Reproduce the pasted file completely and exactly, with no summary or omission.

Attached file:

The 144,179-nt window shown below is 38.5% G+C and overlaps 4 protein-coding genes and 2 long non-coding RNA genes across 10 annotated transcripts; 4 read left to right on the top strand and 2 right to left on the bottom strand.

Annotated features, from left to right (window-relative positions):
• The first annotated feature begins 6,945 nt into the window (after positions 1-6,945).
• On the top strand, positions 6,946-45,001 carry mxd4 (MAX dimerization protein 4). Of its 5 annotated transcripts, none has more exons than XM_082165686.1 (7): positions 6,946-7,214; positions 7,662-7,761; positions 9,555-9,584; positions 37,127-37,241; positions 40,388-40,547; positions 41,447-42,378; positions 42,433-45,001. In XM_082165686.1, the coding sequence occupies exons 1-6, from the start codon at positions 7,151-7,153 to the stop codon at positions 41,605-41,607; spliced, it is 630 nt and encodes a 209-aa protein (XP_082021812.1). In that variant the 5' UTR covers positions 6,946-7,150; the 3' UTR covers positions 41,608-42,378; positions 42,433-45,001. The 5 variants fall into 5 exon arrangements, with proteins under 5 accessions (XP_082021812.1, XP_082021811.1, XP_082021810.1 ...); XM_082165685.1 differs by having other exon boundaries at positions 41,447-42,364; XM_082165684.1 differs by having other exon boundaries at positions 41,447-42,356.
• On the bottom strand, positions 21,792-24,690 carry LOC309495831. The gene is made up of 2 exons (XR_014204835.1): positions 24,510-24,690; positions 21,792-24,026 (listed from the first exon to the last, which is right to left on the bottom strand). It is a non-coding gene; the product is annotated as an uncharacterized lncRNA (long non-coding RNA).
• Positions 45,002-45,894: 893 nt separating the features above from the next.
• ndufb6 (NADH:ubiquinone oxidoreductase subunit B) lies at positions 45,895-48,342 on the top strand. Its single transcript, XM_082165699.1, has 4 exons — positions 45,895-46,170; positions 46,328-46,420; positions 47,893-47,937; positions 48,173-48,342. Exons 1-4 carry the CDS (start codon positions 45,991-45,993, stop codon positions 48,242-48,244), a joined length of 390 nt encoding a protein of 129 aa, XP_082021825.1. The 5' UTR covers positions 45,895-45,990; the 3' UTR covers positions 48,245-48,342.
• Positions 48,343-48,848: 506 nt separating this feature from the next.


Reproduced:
The 144,179-nt window shown below is 38.5% G+C and overlaps 4 protein-coding genes and 2 long non-coding RNA genes across 10 annotated transcripts; 4 read left to right on the top strand and 2 right to left on the bottom strand.

Annotated features, from left to right (window-relative positions):
• The first annotated feature begins 6,945 nt into the window (after positions 1-6,945).
• On the top strand, positions 6,946-45,001 carry mxd4 (MAX dimerization protein 4). Of its 5 annotated transcripts, none has more exons than XM_082165686.1 (7): positions 6,946-7,214; positions 7,662-7,761; positions 9,555-9,584; positions 37,127-37,241; positions 40,388-40,547; positions 41,447-42,378; positions 42,433-45,001. In XM_082165686.1, the coding sequence occupies exons 1-6, from the start codon at positions 7,151-7,153 to the stop codon at positions 41,605-41,607; spliced, it is 630 nt and encodes a 209-aa protein (XP_082021812.1). In that variant the 5' UTR covers positions 6,946-7,150; the 3' UTR covers positions 41,608-42,378; positions 42,433-45,001. The 5 variants fall into 5 exon arrangements, with proteins under 5 accessions (XP_082021812.1, XP_082021811.1, XP_082021810.1 ...); XM_082165685.1 differs by having other exon boundaries at positions 41,447-42,364; XM_082165684.1 differs by having other exon boundaries at positions 41,447-42,356.
• On the bottom strand, positions 21,792-24,690 carry LOC309495831. The gene is made up of 2 exons (XR_014204835.1): positions 24,510-24,690; positions 21,792-24,026 (listed from the first exon to the last, which is right to left on the bottom strand). It is a non-coding gene; the product is annotated as an uncharacterized lncRNA (long non-coding RNA).
• Positions 45,002-45,894: 893 nt separating the features above from the next.
• ndufb6 (NADH:ubiquinone oxidoreductase subunit B) lies at positions 45,895-48,342 on the top strand. Its single transcript, XM_082165699.1, has 4 exons — positions 45,895-46,170; positions 46,328-46,420; positions 47,893-47,937; positions 48,173-48,342. Exons 1-4 carry the CDS (start codon positions 45,991-45,993, stop codon positions 48,242-48,244), a joined length of 390 nt encoding a protein of 129 aa, XP_082021825.1. The 5' UTR covers positions 45,895-45,990; the 3' UTR covers positions 48,245-48,342.
• Positions 48,343-48,848: 506 nt separating this feature from the next.